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WordPress iMember360is 3.9.001 XSS / Disclosure / Code Execution

WordPress iMember360is 3.9.001 XSS / Disclosure / Code Execution
Posted Apr 25, 2014
Authored by Everett Griffiths

WordPress iMember360is plugin versions 3.8.012 through 3.9.001 suffers from arbitrary code execution, database credential disclosure, arbitrary user deletion, and cross site scripting vulnerabilities.

tags | exploit, arbitrary, vulnerability, code execution, xss, info disclosure
MD5 | d359e63a8e1d080f3473c5684422d0e0

WordPress iMember360is 3.9.001 XSS / Disclosure / Code Execution

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------------
BACKGROUND
------------
"iMember360is a WordPress plugin that will turn a normal WordPress site
into a full featured membership site. It includes all the protection
controls you can imagine, yet driven by Infusionsoft's second-to-none CRM
and e-commerce engine."
-- http://imember360.com/

This plugin is hailed by some as being one of the power tools of the "big
boys" of internet marketing, and according to the author it is installed on
some 5,000 sites worldwide.

Unfortunately, the author is openly hostile at the suggestion that there
are problems with his code: attempts to alert him to the problems with the
plugin resulted in a flurry of insults, accusations, and nasty-grams to me
and others working on the project. He accused me of telling "blatant lies"
and fabricating screenshots of the vulnerabilities (!!!). So here we are
in the disclosure list. Developers would do well to error on the side of
humility here and remember that the only acceptable response to a bug
report you disagree with is "cannot reproduce," and it my sincere hope that
the author gets therapy, a security audit, or both: his customers deserve
more than the incompetence and aggression.

-------------------
VULNERABILITIES
-------------------

* Disclosure of database credentials
* XSS Vulnerabilities
* Arbitrary user deletion
* Arbitrary code execution


-----------------
AFFECTED VERSIONS
-----------------
v3.8.012 thru v3.9.001

-----------------------
PROOF OF CONCEPT
-----------------------

Dictionary based URL scanning of a site where the plugin is installed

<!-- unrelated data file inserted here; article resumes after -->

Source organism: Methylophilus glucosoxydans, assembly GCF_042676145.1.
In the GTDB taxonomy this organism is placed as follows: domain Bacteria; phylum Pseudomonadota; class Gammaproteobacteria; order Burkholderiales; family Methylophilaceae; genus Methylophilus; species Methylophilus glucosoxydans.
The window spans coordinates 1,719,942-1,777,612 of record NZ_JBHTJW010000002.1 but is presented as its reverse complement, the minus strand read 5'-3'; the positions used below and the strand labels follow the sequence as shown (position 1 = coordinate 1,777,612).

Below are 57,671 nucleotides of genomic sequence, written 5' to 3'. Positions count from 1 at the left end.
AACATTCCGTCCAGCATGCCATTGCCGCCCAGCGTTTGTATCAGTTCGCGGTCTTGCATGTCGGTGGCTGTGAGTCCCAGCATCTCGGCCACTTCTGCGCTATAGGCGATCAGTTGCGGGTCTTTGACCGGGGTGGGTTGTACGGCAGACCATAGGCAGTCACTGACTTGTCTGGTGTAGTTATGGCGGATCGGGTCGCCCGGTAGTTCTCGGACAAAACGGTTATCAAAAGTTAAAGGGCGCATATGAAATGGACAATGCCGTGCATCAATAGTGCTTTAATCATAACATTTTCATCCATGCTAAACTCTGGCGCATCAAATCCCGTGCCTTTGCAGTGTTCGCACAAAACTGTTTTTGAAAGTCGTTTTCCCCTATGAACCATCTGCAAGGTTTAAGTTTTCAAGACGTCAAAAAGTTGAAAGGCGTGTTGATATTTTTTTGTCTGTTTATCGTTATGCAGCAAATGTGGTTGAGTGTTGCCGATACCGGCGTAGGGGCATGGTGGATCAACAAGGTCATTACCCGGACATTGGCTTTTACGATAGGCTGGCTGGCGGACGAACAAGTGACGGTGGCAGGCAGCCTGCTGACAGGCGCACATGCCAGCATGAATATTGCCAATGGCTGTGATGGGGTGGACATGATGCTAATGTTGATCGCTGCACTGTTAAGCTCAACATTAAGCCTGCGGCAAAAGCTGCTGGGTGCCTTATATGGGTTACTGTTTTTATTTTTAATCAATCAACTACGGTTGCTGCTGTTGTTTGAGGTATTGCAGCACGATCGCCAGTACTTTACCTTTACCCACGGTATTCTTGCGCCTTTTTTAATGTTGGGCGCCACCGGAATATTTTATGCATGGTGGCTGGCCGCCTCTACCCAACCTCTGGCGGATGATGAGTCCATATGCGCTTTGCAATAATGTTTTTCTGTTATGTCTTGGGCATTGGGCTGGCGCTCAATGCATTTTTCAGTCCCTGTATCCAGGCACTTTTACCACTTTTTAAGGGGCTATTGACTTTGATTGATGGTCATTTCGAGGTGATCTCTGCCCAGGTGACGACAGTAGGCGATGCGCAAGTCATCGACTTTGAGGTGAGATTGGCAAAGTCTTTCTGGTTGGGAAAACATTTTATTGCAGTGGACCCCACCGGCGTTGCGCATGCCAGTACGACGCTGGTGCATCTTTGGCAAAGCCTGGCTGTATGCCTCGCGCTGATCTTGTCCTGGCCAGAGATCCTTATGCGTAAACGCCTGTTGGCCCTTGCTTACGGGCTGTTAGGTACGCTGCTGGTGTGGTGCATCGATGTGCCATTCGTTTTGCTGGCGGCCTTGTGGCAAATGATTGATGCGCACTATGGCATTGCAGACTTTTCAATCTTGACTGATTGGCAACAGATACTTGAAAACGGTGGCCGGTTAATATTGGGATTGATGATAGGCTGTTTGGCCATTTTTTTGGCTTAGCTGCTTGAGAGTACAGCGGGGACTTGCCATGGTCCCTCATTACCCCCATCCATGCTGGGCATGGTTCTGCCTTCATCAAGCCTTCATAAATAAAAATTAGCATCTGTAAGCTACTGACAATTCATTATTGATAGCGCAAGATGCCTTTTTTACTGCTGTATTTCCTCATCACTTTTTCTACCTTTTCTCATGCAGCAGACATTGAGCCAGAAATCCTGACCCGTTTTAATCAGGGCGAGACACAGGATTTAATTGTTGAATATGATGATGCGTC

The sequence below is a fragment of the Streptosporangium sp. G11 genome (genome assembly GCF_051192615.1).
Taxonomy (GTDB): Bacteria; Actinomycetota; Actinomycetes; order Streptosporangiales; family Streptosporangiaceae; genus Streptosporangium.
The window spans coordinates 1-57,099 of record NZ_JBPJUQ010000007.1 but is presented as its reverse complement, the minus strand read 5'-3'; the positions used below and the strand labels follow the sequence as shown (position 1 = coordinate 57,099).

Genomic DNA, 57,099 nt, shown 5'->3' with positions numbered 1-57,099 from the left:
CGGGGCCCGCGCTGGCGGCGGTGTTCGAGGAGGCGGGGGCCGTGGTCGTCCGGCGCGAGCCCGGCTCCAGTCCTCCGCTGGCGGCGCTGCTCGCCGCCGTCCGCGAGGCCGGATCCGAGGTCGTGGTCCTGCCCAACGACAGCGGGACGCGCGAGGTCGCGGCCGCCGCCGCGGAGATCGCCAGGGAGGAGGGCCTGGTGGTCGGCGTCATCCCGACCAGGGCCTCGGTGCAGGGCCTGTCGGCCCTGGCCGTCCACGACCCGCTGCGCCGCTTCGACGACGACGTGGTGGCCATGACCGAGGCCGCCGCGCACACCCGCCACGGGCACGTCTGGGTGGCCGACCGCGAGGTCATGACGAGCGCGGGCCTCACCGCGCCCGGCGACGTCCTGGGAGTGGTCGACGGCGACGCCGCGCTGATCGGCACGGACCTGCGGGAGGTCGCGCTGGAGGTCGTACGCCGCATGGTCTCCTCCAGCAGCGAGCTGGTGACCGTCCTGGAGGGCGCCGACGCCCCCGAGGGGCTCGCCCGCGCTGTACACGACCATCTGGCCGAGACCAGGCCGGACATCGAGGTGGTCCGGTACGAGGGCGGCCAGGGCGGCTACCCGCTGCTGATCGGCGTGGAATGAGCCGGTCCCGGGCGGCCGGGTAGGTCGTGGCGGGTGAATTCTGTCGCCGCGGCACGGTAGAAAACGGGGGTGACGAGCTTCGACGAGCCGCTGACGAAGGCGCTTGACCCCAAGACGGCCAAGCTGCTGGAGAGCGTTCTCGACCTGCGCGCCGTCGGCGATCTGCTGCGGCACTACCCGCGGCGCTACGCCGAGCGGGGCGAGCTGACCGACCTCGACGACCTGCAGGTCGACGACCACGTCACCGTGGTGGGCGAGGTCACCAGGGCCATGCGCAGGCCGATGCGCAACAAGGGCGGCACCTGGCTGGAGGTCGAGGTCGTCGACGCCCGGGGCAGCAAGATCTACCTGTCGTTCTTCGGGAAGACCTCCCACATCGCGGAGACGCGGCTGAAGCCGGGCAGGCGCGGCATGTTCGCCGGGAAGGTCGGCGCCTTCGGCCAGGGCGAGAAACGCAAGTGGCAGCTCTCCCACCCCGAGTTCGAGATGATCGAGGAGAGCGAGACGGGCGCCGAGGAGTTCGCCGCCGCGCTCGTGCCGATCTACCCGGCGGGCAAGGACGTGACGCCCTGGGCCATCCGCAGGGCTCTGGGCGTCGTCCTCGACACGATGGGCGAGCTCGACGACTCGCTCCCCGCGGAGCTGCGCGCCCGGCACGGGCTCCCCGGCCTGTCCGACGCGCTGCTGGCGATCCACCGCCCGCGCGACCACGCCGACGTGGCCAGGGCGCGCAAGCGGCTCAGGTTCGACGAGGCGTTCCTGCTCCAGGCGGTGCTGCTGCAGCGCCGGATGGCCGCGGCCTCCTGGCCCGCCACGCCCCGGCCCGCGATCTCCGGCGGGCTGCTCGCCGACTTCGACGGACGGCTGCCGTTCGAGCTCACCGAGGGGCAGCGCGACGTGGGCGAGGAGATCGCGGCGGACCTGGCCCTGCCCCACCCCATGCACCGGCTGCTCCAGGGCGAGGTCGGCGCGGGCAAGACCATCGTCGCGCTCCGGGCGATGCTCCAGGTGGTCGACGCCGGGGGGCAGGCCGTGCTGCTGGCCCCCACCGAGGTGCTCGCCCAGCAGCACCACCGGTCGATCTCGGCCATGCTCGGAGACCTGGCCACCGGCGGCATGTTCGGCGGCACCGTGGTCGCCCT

revealed numerous $_GET parameters that triggered special functionality
that rarely seemed properly checked for permissions. The specific
vulnerabilities include:

DATABASE CREDENTIALS DISCLOSED

?i4w_dbinfo=

Prior to version 3.9.001, setting this parameter on a site where the plugin
is installed would trigger the full database credentials to be printed,
including database name, user, password, and encoding.

After version 3.9.001, this exploit requires that the user request an admin
URL (e.g. as a registered subscriber).

XSS VULNERABILITIES

?decrypt=<any XSS code here>
?encrypt=<any XSS code here>

If set, both of these parameters will simply print what follows verbatim
onto the page and exit: nothing else is printed. A phishing attack is
quite simple here because the attackers do not have to camouflage anything:
the remote Javascript file can simply generate the *entire* page. Just a
reminder that some hosts filter the $_GET parameters (e.g. escaping quotes)
and not all browsers interpret malformed tags correctly, but this these
parameters are vulnerable to XSS attacks. On some setups with caching,
this may result in a persistent XSS attack when subsequent page views serve
up the compromised page.


DELETE ARBITRARY USERS

?i4w_clearuser=&Email=<user_login_name>

If these 2 parameters are defined, the named user will be *deleted* from
the Wordpress database (with one catch). The i4w_clearuser parameter must
match the API key used by the plugin, but if the plugin has not yet had the
license activated, then the API key is null, so the attack succeeds.
Wordpress login names are printed in comments or can be guessed (e.g. the
ubiquitous "admin").


ARBITRARY CODE EXECUTION

?i4w_trace=; <put any code here> #

The i4w_trace parameter passes unescaped values to the system shell when
the page is being requested by an admin (the user must be authenticated as
an administrator for this to work). Put any code you want in between the
";" and the "#". This makes for a dangerous phishing attack if you can
convince an admin to click on a prepared link.


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